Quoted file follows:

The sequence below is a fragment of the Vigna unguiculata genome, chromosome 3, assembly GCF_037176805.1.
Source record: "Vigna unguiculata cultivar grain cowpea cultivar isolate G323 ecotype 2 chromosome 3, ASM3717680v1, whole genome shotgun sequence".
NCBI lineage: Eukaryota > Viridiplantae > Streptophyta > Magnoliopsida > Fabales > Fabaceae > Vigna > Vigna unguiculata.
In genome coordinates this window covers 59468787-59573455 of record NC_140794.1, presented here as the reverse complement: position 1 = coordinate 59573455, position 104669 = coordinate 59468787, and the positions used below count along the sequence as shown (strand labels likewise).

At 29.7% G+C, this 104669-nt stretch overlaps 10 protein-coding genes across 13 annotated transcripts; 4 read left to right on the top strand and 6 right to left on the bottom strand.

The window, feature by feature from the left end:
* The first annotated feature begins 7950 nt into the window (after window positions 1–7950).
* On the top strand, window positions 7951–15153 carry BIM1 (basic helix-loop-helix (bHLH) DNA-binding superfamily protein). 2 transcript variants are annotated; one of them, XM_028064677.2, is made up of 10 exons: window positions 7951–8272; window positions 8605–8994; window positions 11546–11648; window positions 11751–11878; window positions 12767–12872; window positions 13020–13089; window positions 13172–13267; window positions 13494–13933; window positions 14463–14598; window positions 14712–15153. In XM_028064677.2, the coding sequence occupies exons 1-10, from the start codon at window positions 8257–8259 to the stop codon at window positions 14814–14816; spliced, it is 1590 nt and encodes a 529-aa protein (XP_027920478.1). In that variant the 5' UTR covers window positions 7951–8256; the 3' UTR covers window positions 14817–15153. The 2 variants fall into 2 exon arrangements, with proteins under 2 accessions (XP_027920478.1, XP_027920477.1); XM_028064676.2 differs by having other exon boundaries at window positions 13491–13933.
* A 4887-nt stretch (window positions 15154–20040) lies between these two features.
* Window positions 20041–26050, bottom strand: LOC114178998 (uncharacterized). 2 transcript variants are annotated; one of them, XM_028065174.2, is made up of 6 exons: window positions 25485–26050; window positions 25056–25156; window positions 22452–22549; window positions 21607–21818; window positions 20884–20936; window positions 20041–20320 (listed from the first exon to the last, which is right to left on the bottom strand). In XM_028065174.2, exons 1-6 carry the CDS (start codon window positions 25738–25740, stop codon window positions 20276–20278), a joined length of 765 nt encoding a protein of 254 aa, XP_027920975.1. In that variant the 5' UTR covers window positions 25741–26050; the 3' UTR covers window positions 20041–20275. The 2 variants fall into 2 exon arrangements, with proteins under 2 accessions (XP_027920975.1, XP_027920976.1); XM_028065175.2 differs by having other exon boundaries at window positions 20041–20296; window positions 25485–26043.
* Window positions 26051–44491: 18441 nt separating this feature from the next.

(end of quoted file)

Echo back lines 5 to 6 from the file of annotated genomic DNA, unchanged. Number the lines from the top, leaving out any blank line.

At 29.7% G+C, this 104669-nt stretch overlaps 10 protein-coding genes across 13 annotated transcripts; 4 read left to right on the top strand and 6 right to left on the bottom strand.

The window, feature by feature from the left end: